I want to vote in Perú. Last week, Sunday, was a special national congressional election. Always Sundays, which seems much more reasonable than our workday Tuesdays. With high level corruption rampant, politics are more of a mess here right now than in the U.S., if that’s possible. The entire congress had been dissolved a few months ago and everyone was up for election. Voting is required in Perú and the alternative is a modest fine, though those my age and older are excused if they wish, dottering as we are.
We discovered that our 4th floor Arequipa corner apartment on the edge of old Yanahuara was immediately across from a polling place in a school, and while sipping my coffee at 7:30 in the morning I noticed a young woman, dressed in army camo fatigues and carrying an automatic weapon. She had placed herself near the school entrance, as large ballot like signs were hung and polling workers began to show up. Looked very official if not threatening. Simultaneously, in counterpoint, two ice cream vendors arrived with bright yellow push carts sprouting large umbrellas. Subsequently, two blocks were cordoned off as police redirected inconvenienced motorists at each end.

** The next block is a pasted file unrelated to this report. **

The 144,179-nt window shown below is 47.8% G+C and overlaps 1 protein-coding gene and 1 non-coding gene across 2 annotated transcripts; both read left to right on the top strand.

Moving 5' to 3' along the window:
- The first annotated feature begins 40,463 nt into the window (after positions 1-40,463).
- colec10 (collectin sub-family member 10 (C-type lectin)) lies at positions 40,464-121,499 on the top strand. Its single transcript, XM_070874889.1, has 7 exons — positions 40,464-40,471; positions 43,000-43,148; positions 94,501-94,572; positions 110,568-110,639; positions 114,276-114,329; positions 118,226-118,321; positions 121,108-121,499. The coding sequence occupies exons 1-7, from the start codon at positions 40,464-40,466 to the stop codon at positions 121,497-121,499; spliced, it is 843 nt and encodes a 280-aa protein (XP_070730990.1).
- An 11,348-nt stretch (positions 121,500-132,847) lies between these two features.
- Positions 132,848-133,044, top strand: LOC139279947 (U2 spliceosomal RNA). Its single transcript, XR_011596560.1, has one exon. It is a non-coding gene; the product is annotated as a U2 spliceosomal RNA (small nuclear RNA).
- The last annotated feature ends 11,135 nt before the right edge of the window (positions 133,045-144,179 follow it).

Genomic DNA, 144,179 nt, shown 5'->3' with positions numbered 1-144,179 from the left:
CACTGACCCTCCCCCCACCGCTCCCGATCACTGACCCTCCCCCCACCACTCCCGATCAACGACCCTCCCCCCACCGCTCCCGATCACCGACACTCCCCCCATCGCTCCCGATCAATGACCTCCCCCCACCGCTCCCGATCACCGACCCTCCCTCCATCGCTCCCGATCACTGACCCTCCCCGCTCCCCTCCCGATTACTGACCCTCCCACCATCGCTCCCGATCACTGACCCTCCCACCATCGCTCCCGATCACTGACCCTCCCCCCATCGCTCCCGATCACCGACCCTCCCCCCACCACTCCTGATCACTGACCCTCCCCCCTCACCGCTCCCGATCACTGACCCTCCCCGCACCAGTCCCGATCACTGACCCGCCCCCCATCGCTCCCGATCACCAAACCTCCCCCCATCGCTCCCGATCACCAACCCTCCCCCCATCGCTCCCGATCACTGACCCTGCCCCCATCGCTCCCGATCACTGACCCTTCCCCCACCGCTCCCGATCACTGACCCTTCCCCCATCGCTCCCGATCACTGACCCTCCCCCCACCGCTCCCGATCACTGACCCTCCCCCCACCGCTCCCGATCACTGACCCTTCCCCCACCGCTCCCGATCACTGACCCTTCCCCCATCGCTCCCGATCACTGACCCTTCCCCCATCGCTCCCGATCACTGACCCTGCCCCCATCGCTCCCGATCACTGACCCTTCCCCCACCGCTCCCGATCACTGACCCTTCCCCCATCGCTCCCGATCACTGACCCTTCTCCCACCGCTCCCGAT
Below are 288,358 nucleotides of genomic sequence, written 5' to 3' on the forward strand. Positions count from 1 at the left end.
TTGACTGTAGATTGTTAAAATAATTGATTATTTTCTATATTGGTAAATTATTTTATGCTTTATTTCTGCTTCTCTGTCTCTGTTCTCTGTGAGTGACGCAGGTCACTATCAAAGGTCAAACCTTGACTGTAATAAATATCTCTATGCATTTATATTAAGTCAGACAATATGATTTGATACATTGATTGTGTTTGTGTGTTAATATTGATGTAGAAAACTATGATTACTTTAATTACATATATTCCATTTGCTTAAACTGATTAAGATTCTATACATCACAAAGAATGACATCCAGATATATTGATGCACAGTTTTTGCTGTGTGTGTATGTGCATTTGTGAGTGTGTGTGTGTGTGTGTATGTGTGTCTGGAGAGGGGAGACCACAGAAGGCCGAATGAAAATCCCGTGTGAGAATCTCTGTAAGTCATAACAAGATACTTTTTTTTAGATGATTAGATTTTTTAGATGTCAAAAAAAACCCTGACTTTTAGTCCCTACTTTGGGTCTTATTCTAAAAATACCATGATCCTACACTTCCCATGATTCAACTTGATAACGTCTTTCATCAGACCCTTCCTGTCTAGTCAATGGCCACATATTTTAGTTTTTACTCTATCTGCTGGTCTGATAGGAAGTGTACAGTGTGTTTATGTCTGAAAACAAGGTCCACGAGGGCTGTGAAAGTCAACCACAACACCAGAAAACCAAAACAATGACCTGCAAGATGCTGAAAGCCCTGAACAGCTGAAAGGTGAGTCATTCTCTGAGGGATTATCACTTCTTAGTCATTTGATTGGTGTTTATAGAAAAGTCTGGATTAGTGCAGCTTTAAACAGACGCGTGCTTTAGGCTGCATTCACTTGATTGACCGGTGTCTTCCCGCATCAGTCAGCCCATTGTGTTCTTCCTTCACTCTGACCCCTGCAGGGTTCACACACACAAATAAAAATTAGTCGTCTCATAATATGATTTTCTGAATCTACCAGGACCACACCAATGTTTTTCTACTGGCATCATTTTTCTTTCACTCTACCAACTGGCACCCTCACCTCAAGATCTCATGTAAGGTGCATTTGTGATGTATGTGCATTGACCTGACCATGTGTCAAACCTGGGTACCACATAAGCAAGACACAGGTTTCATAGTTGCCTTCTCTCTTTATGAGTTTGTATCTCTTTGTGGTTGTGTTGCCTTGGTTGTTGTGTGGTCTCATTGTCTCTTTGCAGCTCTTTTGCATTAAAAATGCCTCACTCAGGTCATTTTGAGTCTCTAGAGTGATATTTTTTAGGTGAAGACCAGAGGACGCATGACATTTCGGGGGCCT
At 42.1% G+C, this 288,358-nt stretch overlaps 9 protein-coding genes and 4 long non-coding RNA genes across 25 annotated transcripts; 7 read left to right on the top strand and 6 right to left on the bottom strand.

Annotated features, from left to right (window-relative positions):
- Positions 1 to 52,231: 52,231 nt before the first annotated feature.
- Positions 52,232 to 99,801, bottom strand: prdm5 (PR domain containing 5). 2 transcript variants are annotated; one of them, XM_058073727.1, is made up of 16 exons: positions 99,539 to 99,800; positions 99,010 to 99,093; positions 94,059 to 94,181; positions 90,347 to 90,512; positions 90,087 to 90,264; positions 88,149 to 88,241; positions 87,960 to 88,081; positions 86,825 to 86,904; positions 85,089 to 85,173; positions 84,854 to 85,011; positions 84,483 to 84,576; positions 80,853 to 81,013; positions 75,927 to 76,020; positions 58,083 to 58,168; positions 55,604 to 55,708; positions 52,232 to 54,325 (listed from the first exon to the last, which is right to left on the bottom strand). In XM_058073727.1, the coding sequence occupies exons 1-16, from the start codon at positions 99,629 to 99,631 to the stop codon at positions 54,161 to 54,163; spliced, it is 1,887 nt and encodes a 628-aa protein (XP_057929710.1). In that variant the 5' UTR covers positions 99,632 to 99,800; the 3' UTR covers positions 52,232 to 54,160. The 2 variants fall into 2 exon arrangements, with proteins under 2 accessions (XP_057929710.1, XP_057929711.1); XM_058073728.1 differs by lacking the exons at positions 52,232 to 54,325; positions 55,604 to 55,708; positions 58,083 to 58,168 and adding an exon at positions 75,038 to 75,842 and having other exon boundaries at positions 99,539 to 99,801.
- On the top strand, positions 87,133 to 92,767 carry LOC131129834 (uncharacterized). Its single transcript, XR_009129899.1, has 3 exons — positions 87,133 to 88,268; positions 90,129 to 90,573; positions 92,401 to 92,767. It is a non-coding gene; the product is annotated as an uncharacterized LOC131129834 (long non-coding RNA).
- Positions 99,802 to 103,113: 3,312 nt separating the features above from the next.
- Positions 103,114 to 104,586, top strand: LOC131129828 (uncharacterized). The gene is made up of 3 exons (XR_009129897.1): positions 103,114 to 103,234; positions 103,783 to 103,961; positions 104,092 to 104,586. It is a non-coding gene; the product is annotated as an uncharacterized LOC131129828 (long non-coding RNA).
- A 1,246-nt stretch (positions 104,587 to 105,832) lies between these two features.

Voters straggled in, more, and more, and more until the two blocks were full of at least a couple hundred people, kids, families, everyone. The ice cream vendor count had swelled to seven and there was music from somewhere and a lady with her grill stoked up selling roasted potatoes and anticuchos, marinated beef heart medallions on skewers. At the other end another enterprising woman, Manuelita, laddled her adobo from a big pot, a classic Arequipean Sunday morning dish featuring a rich spicey chili like broth with chunks of pork and onions. One of my favorites.
A party ensued, clearly way more fun than my polling place at the Jefferson School gymnasium in Menasha, with somber citizens waiting quietly in line to consider the least offensive of uninspiring candidates. I vote YES for adobo!